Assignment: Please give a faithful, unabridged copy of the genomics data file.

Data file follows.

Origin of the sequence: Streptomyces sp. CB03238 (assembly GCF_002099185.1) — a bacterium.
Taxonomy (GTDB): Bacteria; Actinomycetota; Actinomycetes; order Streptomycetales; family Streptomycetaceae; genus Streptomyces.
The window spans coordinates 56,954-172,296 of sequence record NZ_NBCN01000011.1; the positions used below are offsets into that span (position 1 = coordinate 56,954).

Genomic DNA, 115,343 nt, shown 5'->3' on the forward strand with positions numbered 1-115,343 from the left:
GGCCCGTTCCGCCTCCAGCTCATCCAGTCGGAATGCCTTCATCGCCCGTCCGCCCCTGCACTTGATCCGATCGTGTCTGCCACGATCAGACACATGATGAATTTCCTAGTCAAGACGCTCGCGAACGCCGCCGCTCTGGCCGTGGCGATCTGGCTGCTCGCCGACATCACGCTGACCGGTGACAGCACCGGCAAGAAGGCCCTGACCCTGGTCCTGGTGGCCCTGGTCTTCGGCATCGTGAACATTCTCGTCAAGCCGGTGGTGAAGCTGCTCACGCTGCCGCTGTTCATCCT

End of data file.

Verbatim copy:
Origin of the sequence: Streptomyces sp. CB03238 (assembly GCF_002099185.1) — a bacterium.
Taxonomy (GTDB): Bacteria; Actinomycetota; Actinomycetes; order Streptomycetales; family Streptomycetaceae; genus Streptomyces.
The window spans coordinates 56,954-172,296 of sequence record NZ_NBCN01000011.1; the positions used below are offsets into that span (position 1 = coordinate 56,954).

Genomic DNA, 115,343 nt, shown 5'->3' on the forward strand with positions numbered 1-115,343 from the left:
GGCCCGTTCCGCCTCCAGCTCATCCAGTCGGAATGCCTTCATCGCCCGTCCGCCCCTGCACTTGATCCGATCGTGTCTGCCACGATCAGACACATGATGAATTTCCTAGTCAAGACGCTCGCGAACGCCGCCGCTCTGGCCGTGGCGATCTGGCTGCTCGCCGACATCACGCTGACCGGTGACAGCACCGGCAAGAAGGCCCTGACCCTGGTCCTGGTGGCCCTGGTCTTCGGCATCGTGAACATTCTCGTCAAGCCGGTGGTGAAGCTGCTCACGCTGCCGCTGTTCATCCT